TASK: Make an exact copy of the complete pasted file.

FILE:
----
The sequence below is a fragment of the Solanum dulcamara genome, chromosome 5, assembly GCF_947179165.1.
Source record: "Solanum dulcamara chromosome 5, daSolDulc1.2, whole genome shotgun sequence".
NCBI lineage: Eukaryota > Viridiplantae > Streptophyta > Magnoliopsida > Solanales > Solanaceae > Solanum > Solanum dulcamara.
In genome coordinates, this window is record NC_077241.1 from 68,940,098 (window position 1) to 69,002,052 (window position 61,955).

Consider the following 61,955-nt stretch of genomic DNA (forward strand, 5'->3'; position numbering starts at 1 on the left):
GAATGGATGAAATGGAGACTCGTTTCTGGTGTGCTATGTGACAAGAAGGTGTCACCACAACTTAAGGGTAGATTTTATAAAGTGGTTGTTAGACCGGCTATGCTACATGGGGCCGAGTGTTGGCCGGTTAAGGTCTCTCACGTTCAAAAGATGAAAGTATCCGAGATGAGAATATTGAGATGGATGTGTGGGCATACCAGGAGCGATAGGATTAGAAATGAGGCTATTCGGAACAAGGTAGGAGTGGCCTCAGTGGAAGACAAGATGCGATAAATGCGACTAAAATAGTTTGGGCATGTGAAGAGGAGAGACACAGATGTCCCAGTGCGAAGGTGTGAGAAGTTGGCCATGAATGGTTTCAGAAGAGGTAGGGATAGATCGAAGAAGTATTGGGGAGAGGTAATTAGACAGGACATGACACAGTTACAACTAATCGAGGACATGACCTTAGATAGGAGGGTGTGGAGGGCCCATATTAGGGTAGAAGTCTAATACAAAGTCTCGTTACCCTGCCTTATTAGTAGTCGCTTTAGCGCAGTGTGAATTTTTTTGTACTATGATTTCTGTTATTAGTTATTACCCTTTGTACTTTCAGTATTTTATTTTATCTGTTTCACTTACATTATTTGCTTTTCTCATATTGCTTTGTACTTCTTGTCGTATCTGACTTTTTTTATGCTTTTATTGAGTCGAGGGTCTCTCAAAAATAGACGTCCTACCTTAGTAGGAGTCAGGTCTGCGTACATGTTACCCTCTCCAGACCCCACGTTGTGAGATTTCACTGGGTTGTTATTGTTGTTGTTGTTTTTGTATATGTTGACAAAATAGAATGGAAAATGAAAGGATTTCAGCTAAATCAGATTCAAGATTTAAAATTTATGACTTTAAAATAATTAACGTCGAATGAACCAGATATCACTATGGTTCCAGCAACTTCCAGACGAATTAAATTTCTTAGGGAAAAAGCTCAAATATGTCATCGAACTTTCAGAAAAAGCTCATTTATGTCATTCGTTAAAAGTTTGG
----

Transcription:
The sequence below is a fragment of the Solanum dulcamara genome, chromosome 5, assembly GCF_947179165.1.
Source record: "Solanum dulcamara chromosome 5, daSolDulc1.2, whole genome shotgun sequence".
NCBI lineage: Eukaryota > Viridiplantae > Streptophyta > Magnoliopsida > Solanales > Solanaceae > Solanum > Solanum dulcamara.
In genome coordinates, this window is record NC_077241.1 from 68,940,098 (window position 1) to 69,002,052 (window position 61,955).

Consider the following 61,955-nt stretch of genomic DNA (forward strand, 5'->3'; position numbering starts at 1 on the left):
GAATGGATGAAATGGAGACTCGTTTCTGGTGTGCTATGTGACAAGAAGGTGTCACCACAACTTAAGGGTAGATTTTATAAAGTGGTTGTTAGACCGGCTATGCTACATGGGGCCGAGTGTTGGCCGGTTAAGGTCTCTCACGTTCAAAAGATGAAAGTATCCGAGATGAGAATATTGAGATGGATGTGTGGGCATACCAGGAGCGATAGGATTAGAAATGAGGCTATTCGGAACAAGGTAGGAGTGGCCTCAGTGGAAGACAAGATGCGATAAATGCGACTAAAATAGTTTGGGCATGTGAAGAGGAGAGACACAGATGTCCCAGTGCGAAGGTGTGAGAAGTTGGCCATGAATGGTTTCAGAAGAGGTAGGGATAGATCGAAGAAGTATTGGGGAGAGGTAATTAGACAGGACATGACACAGTTACAACTAATCGAGGACATGACCTTAGATAGGAGGGTGTGGAGGGCCCATATTAGGGTAGAAGTCTAATACAAAGTCTCGTTACCCTGCCTTATTAGTAGTCGCTTTAGCGCAGTGTGAATTTTTTTGTACTATGATTTCTGTTATTAGTTATTACCCTTTGTACTTTCAGTATTTTATTTTATCTGTTTCACTTACATTATTTGCTTTTCTCATATTGCTTTGTACTTCTTGTCGTATCTGACTTTTTTTATGCTTTTATTGAGTCGAGGGTCTCTCAAAAATAGACGTCCTACCTTAGTAGGAGTCAGGTCTGCGTACATGTTACCCTCTCCAGACCCCACGTTGTGAGATTTCACTGGGTTGTTATTGTTGTTGTTGTTTTTGTATATGTTGACAAAATAGAATGGAAAATGAAAGGATTTCAGCTAAATCAGATTCAAGATTTAAAATTTATGACTTTAAAATAATTAACGTCGAATGAACCAGATATCACTATGGTTCCAGCAACTTCCAGACGAATTAAATTTCTTAGGGAAAAAGCTCAAATATGTCATCGAACTTTCAGAAAAAGCTCATTTATGTCATTCGTTAAAAGTTTGG